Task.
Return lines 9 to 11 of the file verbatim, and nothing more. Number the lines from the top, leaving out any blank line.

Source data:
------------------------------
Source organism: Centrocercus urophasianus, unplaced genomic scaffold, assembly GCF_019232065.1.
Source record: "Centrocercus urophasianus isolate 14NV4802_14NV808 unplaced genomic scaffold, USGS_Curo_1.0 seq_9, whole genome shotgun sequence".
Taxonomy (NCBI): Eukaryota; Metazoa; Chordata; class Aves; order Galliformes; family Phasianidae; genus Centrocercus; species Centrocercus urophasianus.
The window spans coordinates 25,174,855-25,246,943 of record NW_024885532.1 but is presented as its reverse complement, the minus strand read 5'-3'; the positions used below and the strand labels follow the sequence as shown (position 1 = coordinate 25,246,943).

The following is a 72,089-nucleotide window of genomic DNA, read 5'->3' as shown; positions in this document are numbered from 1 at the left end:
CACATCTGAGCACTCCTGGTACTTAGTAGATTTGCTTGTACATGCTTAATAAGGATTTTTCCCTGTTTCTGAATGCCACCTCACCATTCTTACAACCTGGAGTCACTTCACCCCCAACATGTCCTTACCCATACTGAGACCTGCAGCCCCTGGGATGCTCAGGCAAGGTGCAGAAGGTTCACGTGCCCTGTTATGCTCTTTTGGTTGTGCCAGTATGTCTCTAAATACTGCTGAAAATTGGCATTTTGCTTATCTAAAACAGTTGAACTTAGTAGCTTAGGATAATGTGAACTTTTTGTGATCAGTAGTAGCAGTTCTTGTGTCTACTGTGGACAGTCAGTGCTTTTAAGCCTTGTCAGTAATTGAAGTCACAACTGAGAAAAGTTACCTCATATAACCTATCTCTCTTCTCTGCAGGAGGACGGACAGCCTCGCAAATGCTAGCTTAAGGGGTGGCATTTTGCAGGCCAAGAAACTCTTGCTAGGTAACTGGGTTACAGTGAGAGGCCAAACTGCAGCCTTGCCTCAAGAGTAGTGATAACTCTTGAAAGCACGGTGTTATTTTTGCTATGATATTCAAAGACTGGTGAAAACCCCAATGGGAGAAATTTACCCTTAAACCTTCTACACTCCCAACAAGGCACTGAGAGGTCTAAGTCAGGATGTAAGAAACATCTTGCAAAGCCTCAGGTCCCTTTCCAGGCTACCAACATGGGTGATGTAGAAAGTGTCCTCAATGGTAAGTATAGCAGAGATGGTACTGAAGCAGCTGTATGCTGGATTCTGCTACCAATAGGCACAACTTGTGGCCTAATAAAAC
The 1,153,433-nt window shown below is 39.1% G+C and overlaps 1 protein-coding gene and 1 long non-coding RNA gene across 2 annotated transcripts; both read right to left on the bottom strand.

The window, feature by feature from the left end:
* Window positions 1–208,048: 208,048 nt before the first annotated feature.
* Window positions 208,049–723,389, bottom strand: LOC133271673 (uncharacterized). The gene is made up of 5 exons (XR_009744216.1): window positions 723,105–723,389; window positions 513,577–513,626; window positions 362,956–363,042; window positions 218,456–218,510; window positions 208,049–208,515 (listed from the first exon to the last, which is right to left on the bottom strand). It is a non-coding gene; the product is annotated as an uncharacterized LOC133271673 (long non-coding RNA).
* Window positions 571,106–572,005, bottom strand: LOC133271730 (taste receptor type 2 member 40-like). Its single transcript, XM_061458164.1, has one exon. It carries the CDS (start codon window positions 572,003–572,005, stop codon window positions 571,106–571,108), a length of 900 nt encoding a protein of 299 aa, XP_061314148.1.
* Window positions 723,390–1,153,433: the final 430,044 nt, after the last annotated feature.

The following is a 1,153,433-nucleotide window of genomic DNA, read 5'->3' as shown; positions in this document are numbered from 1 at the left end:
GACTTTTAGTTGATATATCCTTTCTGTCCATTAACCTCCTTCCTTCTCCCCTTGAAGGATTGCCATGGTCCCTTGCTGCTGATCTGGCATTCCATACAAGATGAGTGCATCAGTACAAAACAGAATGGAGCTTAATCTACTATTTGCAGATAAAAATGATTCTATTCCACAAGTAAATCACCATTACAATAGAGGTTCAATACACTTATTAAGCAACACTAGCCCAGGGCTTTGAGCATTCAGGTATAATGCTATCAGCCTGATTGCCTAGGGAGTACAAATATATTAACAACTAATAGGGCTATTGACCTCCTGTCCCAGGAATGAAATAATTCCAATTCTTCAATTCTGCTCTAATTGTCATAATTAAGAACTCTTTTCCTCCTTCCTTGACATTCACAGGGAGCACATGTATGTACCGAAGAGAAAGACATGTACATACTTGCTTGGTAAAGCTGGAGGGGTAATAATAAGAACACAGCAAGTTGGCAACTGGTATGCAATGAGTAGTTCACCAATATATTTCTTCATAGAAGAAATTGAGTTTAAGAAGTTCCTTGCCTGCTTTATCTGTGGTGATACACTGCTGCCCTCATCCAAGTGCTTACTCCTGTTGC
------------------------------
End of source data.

* Window positions 1–208,048: 208,048 nt before the first annotated feature.
* Window positions 208,049–723,389, bottom strand: LOC133271673 (uncharacterized). The gene is made up of 5 exons (XR_009744216.1): window positions 723,105–723,389; window positions 513,577–513,626; window positions 362,956–363,042; window positions 218,456–218,510; window positions 208,049–208,515 (listed from the first exon to the last, which is right to left on the bottom strand). It is a non-coding gene; the product is annotated as an uncharacterized LOC133271673 (long non-coding RNA).
* Window positions 571,106–572,005, bottom strand: LOC133271730 (taste receptor type 2 member 40-like). Its single transcript, XM_061458164.1, has one exon. It carries the CDS (start codon window positions 572,003–572,005, stop codon window positions 571,106–571,108), a length of 900 nt encoding a protein of 299 aa, XP_061314148.1.